fillers in cosmetics

Article by: Kelly Dobos

When it comes to classes of cosmetic ingredients, perhaps fillers have the most misleading name. Fillers are defined as inert ingredients that add bulk and texture to a cosmetic product, but they often have many functional benefits too.  Fillers can also be used to adjust sensorial properties and influence the application behavior of color cosmetics and skin care formulations like lipstick, lotion, mascara, pressed or loose powders, and foundation. Functional fillers can further enhance formulations by effecting viscosity, hardness, and skin feel while contributing to coverage and soft focus properties.

fillers in cosmetics
Filler Applications and Use Levels

In sticks or oil/wax bases fillers reduce the oily feel and help to balance pigment level across shades.

  • Lipsticks 2 – 10%
  • Foundation Sticks 5 – 20%
  • Stick/Cream Eye Shadow 7 – 25%
  • Cream Blush 5 – 15%

Fillers can be used in emulsion based systems to reduce drying time and deliver body in mascara and to improve skin feel and viscosity in foundations, as well as providing a way to balance pigment levels across shades.

  • Mascara 2 – 7%
  • Foundation 2 – 10%
  • Liquid Eyeliner 2 – 10%

Pressed powders often contain high levels of fillers to influence texture, compressibility, and payoff.

  • Face powders 5 – 60%
  • Eye shadow powder 5 – 30%

Selected Fillers

Natural Mica – Magnesium aluminum silicate. This is a soft, translucent powder with excellent binding properties. It has a smooth feel due to natural platelet structure. Sericite mica has a matte appearance while muscovite mica has a pearlescent appearance. Sericite has better compressibility that muscovite mica. Sericite mica properties are similar to talc and is used as a replacement in talc-free formulations.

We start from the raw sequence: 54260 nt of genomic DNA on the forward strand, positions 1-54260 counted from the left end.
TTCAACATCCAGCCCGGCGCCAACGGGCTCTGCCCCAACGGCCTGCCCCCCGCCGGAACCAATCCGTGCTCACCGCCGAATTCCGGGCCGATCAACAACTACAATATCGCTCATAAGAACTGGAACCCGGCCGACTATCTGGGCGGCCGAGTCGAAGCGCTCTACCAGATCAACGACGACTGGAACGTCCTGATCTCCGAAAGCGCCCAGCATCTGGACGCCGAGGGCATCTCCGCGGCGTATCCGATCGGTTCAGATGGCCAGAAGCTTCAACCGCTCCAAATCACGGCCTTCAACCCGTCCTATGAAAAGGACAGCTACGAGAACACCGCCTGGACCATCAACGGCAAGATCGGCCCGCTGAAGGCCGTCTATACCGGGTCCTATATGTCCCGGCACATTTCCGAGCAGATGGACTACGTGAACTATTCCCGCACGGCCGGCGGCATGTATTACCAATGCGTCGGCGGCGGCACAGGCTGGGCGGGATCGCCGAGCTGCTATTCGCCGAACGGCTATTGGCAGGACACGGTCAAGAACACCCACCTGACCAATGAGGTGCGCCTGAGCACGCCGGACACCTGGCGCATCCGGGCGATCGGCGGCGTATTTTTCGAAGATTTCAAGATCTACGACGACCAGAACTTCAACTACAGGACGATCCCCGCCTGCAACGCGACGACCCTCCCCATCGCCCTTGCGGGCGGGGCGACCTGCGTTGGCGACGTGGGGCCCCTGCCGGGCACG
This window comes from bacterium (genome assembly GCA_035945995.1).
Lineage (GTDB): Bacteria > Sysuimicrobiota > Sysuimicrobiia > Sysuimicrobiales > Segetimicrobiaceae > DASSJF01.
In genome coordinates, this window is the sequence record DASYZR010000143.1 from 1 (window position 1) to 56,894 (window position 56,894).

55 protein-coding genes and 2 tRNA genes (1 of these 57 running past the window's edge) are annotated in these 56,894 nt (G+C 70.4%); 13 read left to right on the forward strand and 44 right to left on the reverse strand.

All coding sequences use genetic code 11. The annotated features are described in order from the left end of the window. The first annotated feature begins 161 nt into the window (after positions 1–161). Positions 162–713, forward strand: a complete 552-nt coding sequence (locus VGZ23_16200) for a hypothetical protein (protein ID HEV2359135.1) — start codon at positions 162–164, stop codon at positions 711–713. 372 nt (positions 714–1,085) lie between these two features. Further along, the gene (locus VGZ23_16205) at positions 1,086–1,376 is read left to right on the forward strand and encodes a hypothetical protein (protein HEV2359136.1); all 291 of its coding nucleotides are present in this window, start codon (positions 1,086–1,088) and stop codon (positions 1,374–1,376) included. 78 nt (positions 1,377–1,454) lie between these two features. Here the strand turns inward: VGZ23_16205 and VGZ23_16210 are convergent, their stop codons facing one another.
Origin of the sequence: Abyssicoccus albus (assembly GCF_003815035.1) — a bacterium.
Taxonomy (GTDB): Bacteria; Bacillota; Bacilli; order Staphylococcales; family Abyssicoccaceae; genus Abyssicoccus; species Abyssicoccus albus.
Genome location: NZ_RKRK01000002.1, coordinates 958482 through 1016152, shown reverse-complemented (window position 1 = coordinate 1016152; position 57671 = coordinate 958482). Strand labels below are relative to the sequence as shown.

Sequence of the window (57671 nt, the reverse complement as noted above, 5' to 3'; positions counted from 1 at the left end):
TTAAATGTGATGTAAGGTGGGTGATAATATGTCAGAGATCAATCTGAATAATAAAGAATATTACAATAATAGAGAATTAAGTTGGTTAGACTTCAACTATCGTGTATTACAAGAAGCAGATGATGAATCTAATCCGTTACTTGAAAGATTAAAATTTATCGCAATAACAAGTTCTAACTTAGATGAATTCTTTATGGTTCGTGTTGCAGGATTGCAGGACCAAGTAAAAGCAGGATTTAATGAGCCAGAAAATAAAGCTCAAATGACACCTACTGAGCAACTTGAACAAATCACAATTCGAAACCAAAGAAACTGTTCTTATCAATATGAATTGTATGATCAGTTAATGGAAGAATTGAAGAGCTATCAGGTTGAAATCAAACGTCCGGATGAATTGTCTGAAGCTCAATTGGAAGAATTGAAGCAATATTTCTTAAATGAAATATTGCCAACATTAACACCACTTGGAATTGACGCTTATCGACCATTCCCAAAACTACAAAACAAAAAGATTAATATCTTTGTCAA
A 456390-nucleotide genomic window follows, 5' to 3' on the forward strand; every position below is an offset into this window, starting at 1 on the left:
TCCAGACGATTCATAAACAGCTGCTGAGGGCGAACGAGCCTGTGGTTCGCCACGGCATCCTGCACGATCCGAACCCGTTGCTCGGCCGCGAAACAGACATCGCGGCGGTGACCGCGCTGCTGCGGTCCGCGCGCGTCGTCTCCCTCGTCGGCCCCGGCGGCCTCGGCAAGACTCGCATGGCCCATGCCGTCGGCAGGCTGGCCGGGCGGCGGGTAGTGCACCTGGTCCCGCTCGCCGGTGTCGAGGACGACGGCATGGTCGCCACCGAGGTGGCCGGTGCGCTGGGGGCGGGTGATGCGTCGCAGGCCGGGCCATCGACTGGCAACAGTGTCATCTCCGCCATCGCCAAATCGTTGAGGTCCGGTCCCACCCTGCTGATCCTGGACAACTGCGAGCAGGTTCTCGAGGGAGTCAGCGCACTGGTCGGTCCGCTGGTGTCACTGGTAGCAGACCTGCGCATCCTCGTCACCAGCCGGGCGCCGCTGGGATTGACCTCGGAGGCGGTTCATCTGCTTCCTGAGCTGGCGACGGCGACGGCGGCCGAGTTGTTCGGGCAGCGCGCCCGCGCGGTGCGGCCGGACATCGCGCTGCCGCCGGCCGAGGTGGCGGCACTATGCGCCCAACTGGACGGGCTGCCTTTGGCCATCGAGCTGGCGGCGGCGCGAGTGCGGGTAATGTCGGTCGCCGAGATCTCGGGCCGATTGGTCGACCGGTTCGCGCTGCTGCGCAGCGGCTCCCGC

Synthetic Mica – Synthetic fluorophlogopite. Properties similar to natural mica, more clean mass tone and low heavy metals content.

Talc and Treated Talc – Magnesium silicate. Light grey to white with a soft feel. Larger particle sizes have a higher degree of transparency but poor compressibility. Various particle sizes are often blended to optimize compression qualities in pressed powders. Talc can be surface treated to improve compressibility, optimize dispersion in formulation, enhance sensory attributes, and increase adhesion (long-wear attributes) to the skin.   Two common examples of surface treatments include:

  • Disodium stearoyl glutamate – Enhances perception of moisturization, improved compressibility, and good compatibility with skin.
  • Dimethicone – Long wear and waterproofing properties. Improves dispersion and compatibility with silicones used in emulsions for foundations and other liquid makeup.


  1. Alana

    Hi there,
    I am currently experimenting with making my own lipsticks and wish to make a matte mauve pink lipstick that has full coverage and is long lasting. I have had difficulties making my lipstick highly pigmented and only heard about fillers recently. Are fillers necessary to achieve this outcome and could you give me any advice on how to achieve this? Thank you so much in advance!! Alana 🙂

    1. Kelly

      It is often difficult to assess formulation issues without knowing the full formula. But you likely should be using fillers to enhance coverage.

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